When is enough just enough?  Lately, I’ve been thinking a lot about something a little Nicaraguan girl and a little 5 year old girl here in the US told me many years ago.

First, the Nicaraguan child’s story: We had begun feeding children during our very first year on Mission- 20 years ago!  I was observing a little girl eating about 1/4 of the food we had put in her bowl.  I wondered why this child wasn’t eating…surely, she was hungry, she looked malnourished and her eyes were sunk into her lovely but thin face.  And this event was 3 months after the devastation of Hurricane Mitch, when much of Nicaraguan was destroyed, bringing its marginalized population to their knees from fatigue, homelessness, poverty, and hopelessness.  So, I certainly couldn’t understand why this little girl wasn’t eating all of the meager serving we gave her.

So, I leaned over and through an interpreter, asked her, “Honey, why aren’t you eating?  Isn’t the food good?  Are you sick?”  To that onslaught of questions, she simply looked up at me and said in Spanish, “I’m eating JUST ENOUGH so my belly stops hurting, and I’m taking the rest home to feed my family.”  Simple, direct, just enough….

Her words still echo in my soul today.  When is enough just enough?

And then, there’s the little 5 year old’s words to me, as our first large group prepared to embark on a journey which would change some of our lives forever:  We were scrunched into the old MAI chapel here in Plattsburgh, saying a departure prayer as we prepared to board a bus and end up in a country known as Nicaragua.  Yes, in my head, I knew it was going to be a challenge…taking 52 people of various ages to a country where there was little water, no electricity and not enough food or beds for the group.  “Green behind the ears”?  YOU BETCHA!  Plus I had laryngitis because I was so afraid of flying, of spiders, etc.  And in the midst of all this, my little 5 year old grand niece, is crying and saying to me, “Aunt Debbie, please don’t go! I don’t want you and Aunt Steph to go”.  I asked her why, since she and other children as well as scores of adults, had collected food, clothing, toys which we were bringing and she responded, “Because it’ll be different”.  Hmmmm….In her childlike wisdom, she knew something I and many others were about to learn…YES, INDEED, it would be different, we’d be different when we returned. So, too, her words echo in my soul as well.   Isn’t it enough that you raised $30,000?  Isn’t it enough that you have 200 boxes of emergency supplies to bring?  Isn’t it enough?  When is enough just enough?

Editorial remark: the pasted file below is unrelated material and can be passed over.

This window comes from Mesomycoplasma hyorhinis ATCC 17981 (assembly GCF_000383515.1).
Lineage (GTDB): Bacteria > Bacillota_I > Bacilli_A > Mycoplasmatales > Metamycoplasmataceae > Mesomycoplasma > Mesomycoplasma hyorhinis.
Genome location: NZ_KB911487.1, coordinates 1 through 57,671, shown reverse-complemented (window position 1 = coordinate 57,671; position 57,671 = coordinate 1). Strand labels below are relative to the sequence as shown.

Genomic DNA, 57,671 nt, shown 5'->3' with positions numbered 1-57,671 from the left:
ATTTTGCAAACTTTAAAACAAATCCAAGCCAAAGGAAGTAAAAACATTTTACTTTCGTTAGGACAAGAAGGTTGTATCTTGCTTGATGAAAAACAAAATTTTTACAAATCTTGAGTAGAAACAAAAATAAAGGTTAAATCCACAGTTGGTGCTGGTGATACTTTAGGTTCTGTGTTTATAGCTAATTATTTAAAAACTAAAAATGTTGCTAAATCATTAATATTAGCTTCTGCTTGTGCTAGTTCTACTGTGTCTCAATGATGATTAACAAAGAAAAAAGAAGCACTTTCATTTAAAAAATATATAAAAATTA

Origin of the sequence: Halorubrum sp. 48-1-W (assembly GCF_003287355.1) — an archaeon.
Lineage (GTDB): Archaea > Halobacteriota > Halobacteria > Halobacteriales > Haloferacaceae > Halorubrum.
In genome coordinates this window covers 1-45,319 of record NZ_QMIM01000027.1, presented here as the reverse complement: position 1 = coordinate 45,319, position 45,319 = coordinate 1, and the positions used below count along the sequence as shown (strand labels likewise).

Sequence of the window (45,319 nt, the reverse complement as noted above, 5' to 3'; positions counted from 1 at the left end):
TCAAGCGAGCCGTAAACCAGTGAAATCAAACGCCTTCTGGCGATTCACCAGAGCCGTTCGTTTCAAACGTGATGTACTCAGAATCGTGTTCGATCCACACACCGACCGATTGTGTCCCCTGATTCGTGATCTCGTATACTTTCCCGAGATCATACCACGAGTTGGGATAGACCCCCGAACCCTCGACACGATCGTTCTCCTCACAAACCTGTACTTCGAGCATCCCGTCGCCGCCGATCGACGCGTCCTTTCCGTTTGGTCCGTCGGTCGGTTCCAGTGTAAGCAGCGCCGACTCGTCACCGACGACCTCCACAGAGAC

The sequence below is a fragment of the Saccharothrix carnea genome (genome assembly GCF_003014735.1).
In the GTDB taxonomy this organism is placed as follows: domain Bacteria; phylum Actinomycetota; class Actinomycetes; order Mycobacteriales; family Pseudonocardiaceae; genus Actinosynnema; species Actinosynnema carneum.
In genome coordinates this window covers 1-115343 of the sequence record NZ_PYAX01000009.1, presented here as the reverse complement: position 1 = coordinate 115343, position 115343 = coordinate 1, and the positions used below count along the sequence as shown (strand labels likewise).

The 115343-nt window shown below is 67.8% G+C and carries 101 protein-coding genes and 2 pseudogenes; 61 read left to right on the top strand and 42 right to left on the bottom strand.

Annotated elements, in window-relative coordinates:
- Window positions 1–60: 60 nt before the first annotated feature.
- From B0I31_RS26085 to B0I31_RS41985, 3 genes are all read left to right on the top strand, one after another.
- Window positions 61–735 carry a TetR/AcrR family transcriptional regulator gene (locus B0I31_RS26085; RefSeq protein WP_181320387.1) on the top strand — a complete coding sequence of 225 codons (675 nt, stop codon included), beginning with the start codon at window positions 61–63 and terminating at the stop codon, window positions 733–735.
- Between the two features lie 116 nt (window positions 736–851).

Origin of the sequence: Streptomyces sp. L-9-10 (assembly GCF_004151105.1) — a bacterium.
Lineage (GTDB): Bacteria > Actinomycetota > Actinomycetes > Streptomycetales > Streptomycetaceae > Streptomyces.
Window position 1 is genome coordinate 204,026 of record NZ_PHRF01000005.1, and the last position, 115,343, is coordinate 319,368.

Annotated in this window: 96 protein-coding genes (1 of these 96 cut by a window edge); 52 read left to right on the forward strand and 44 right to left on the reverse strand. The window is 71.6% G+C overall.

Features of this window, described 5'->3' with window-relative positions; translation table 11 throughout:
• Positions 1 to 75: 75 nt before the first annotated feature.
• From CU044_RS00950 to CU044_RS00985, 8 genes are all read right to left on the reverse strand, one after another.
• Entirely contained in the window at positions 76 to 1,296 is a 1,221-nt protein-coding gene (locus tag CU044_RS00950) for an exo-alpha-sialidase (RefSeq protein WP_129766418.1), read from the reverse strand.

Both of these children, by example, taught me valuable life long lessons:

  • lessons of sharing what little you have with others,
  • lessons of recognizing that compassion and service not only change us, but it’s also meant to change others,
  • lessons of perseverance for the long haul, not just a quick fix that makes ourselves feel better, but a commitment that influences the way we live daily,
  • lessons of realizing that as long as there are hungry and sick children down our street, or in Nicaragua, in orphanages in Venezuela, in volcanic aftermaths in Guatamala, in hurricane ravaged Puerto Rico, in tornadic destruction in Oklahoma, etc….. or across the world, “Enough isn’t anywhere near enough”.

Sr. Ita Ford, one of the nuns raped and murdered in El Salvador in 1980 said this shortly before her untimely death:

“Am I willing to suffer with the people here, the suffering of the powerless, the feeling impotent?  Can I say to my neighbors – I have no solutions to this situation; I don’t know the answers, but I will walk with you, search with you, be with you?  Can I let myself be evangelized by this opportunity?  Can I look at and accept my own poorness as I learn it from the poor ones?”

Not all of us are called to be full time missionaries.  Not all of us are called to go on Mission.  Not all of us can leave work or our families.  BUT YES, all of us can walk with those who are voiceless, journey with those searching for justice and truth.  AND YES, all of us can share what little we have….all of us can learn to be compassionate….all of us can serve…. and each of us are called to share HOPE whenever, wherever, however.

And it is my firm belief that when we live that way, “ENOUGH WILL BE ENOUGH!”  Live and be HOPE this week!

Sr. Debbie Blow